Armstrong Teasdale has received the Legal Employer Diversity Recognition Award from Washington University’s Black Law Students Association (BLSA). The award honors a legal employer for making tremendous efforts towards achieving diversity in the workplace.
In addition, Jovita Foster, a partner in the firm’s Litigation practice group, was given the Outstanding Achievement in Practice Award as an African-American who has achieved great success in her legal career. The firm and Foster were honored during the BSLA annual banquet on February 2.
“We are very honored to be recognized for our efforts,” said Amit Shah, chair of Armstrong Teasdale’s Diversity Committee. “It is so gratifying to see the major strides we’ve made thanks to the commitment by our lawyers and staff to build an inclusive workplace where everyone has an opportunity to succeed.”
BLSA members chose Armstrong Teasdale because of its on-going initiatives to recruit, support and retain diverse attorneys and staff. According to recent National Association of Law Placement figures, Armstrong Teasdale’s percentage of minority lawyers is 40 percent higher than the St. Louis average and also above the national average for firms of similar size. Armstrong Teasdale was also cited for its active participation in and sponsorship of community organizations and affinity bar associations.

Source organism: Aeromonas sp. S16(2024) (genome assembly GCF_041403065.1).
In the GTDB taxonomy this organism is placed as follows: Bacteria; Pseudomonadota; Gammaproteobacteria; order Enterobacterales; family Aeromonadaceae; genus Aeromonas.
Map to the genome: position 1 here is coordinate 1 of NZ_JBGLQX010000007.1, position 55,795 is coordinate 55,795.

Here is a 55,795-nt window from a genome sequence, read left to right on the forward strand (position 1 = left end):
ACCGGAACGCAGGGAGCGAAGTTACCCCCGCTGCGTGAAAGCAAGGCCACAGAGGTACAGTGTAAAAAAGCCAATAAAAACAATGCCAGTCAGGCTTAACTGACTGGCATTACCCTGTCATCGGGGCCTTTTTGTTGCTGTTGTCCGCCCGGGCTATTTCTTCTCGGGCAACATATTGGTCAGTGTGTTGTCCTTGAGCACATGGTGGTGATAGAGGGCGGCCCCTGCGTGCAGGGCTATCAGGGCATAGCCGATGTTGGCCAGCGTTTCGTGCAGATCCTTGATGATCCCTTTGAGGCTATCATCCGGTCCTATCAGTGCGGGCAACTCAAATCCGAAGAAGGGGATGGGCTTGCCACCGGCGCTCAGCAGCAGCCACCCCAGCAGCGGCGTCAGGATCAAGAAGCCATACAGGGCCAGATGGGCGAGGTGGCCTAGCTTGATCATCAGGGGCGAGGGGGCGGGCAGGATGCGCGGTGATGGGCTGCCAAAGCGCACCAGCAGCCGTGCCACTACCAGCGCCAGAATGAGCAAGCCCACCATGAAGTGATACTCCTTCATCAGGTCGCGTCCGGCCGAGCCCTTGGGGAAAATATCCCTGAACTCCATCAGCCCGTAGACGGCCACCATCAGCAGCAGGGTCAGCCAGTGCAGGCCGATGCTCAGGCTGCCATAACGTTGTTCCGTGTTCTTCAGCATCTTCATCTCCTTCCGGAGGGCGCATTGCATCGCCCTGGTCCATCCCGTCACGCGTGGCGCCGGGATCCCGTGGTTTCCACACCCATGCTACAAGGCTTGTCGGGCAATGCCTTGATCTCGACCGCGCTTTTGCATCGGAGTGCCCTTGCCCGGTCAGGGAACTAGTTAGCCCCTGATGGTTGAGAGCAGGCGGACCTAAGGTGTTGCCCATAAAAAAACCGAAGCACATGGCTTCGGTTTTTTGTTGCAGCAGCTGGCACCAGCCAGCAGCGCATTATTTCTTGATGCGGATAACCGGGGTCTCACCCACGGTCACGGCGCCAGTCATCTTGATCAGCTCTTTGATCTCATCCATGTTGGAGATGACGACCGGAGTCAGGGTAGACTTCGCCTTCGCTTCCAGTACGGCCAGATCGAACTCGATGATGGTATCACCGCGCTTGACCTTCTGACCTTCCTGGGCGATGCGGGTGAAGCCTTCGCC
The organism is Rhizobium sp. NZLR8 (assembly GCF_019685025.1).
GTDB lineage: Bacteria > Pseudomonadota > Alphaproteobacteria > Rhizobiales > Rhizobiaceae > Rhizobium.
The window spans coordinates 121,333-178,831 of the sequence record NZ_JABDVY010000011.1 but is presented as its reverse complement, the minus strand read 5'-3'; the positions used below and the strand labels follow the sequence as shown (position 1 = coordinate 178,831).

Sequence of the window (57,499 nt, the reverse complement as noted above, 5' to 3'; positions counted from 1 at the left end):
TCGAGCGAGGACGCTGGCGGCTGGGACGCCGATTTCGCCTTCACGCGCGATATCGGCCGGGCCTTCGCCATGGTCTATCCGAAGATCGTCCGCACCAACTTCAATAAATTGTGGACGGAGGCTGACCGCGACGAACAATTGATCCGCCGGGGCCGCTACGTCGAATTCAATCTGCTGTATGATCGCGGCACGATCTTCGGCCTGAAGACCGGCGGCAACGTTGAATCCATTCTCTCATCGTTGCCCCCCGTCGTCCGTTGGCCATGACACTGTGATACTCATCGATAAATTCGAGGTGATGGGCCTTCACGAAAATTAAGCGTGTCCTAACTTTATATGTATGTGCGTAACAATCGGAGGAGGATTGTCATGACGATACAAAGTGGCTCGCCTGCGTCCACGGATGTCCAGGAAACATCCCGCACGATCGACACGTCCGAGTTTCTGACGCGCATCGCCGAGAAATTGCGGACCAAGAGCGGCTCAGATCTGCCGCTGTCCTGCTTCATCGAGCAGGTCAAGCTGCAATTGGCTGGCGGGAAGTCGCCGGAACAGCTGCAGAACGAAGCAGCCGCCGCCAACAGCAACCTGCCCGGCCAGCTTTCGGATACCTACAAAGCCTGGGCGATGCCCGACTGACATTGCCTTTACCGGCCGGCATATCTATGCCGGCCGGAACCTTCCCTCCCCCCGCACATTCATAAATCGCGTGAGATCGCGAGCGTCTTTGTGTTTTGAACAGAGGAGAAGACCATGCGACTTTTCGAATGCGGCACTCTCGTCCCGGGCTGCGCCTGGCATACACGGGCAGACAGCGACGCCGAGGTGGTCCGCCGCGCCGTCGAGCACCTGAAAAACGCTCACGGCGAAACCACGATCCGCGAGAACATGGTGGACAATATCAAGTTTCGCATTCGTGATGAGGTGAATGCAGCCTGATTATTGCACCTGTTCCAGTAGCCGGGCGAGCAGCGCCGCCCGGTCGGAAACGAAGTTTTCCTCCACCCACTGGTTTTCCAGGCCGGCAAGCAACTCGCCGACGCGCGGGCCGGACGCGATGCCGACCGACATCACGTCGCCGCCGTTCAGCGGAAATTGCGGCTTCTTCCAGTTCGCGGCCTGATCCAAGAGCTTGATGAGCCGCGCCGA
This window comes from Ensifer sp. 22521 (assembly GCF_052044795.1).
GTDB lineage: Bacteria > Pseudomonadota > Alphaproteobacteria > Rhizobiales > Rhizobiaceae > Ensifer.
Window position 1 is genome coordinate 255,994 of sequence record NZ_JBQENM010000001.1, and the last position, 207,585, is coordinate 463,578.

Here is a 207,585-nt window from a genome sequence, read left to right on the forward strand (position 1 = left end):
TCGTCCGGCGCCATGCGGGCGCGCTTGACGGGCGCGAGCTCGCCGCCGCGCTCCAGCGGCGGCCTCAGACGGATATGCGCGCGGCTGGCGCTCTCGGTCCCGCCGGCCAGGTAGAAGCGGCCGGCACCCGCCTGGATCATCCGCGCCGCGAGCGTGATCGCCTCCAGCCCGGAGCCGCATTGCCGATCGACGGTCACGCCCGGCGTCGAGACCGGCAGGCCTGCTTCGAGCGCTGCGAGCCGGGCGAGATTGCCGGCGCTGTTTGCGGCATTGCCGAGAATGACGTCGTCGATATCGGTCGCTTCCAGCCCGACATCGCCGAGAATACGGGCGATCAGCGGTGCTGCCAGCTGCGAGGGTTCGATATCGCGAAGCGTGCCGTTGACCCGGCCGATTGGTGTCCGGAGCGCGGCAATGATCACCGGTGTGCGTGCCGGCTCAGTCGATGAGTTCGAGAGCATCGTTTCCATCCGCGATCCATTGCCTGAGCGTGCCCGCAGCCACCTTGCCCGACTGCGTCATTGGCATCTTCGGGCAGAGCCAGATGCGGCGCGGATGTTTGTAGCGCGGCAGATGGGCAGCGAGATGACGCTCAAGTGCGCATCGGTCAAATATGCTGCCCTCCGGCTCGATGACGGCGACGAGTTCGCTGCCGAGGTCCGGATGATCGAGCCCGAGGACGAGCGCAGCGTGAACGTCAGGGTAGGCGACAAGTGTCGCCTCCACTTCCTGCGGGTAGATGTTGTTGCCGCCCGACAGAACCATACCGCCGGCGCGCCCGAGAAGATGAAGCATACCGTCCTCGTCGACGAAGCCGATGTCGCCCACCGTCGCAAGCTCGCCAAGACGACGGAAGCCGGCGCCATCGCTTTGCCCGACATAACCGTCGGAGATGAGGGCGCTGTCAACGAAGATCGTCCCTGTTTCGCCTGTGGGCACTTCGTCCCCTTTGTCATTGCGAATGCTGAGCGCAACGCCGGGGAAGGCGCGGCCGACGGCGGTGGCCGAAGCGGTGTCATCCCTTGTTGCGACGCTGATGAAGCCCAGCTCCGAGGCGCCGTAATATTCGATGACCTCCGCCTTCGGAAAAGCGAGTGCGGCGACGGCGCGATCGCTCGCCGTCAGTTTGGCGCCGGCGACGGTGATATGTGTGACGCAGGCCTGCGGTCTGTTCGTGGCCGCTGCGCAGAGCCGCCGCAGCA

Foster was recognized as one of the few African-American women law partners in St. Louis and the first African-American woman to be elected to an equity partner position at Armstrong Teasdale. She focuses her practice on employment and labor matters and also serves on the firm’s Diversity Committee. An Urban League board member, Foster has been recognized by Sister Salute, an organization that celebrates women of color; Who’s Who in Black America and as
a “Rising Star” over the last four years by Missouri/Kansas Super Lawyers. She also served a five-year term on the Missouri Credit Union Commission, having been appointed in 2005 by then Governor Matt Blunt.
Foster received her J.D. in 2000 from Washington University School of Law, where she received the Milton F. Napier Award for Excellence in Trial Advocacy and the American College of Trial Lawyers Medal for Excellence in Trial Advocacy. She earned her B.A. in 1997 from the University of Missouri – Columbia.
The Washington University Black Law Students Association (BLSA), which was founded in 1973, is a chapter of the National Black Law Students Association (NBLSA). The NBLSA is the largest student-run organization in America representing nearly 6,000 minority law students from over 200 chapters and affiliates throughout the United States and six other countries.